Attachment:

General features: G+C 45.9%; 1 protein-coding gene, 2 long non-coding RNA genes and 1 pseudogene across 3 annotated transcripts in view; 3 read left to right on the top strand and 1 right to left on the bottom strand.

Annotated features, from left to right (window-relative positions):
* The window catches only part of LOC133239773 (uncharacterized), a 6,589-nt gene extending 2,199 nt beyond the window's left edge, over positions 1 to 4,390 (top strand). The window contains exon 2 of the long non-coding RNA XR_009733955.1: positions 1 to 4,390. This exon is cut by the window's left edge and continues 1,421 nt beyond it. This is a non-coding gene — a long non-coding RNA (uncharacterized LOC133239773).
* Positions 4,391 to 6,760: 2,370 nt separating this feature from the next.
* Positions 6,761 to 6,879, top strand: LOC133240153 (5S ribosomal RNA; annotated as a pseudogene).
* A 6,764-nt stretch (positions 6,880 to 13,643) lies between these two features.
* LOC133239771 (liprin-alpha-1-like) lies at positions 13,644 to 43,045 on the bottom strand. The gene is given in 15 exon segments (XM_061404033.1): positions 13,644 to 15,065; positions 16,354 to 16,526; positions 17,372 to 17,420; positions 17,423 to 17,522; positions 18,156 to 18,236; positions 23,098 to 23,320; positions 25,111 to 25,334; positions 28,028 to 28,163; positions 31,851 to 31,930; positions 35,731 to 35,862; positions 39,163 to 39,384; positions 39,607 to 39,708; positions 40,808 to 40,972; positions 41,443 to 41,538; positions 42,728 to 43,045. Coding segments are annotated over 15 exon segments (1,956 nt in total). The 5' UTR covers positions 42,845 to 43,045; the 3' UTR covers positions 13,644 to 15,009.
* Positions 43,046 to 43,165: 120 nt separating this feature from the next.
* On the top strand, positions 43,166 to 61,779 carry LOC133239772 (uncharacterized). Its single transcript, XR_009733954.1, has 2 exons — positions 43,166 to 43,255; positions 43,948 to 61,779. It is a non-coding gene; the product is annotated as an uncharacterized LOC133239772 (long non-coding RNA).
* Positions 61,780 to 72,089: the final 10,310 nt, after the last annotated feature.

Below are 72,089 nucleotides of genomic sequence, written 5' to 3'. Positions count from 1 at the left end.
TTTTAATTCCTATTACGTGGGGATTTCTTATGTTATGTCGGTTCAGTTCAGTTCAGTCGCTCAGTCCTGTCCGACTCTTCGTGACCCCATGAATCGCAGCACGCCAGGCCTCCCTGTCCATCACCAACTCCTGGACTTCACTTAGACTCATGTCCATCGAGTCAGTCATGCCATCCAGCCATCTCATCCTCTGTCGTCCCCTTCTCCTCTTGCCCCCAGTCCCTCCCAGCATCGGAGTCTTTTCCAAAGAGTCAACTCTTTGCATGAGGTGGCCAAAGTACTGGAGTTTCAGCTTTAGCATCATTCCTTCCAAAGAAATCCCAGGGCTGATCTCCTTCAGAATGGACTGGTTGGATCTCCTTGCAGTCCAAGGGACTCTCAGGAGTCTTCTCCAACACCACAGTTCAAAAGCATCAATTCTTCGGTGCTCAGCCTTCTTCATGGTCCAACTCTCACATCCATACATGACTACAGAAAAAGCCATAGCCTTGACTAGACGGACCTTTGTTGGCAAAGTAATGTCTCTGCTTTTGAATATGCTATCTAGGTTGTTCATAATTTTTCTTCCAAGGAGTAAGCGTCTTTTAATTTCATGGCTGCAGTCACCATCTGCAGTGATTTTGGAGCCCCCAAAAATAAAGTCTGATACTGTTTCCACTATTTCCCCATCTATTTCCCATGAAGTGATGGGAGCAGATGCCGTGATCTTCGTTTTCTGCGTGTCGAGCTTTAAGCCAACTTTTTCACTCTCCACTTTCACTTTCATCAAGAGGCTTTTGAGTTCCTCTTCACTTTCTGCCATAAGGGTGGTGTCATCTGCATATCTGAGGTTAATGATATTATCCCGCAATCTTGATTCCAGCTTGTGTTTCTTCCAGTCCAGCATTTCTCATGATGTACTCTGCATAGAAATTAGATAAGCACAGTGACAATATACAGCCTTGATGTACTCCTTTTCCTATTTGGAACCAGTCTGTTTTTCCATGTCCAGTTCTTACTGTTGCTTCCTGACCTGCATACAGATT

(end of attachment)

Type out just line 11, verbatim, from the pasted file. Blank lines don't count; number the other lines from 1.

Below are 72,089 nucleotides of genomic sequence, written 5' to 3'. Positions count from 1 at the left end.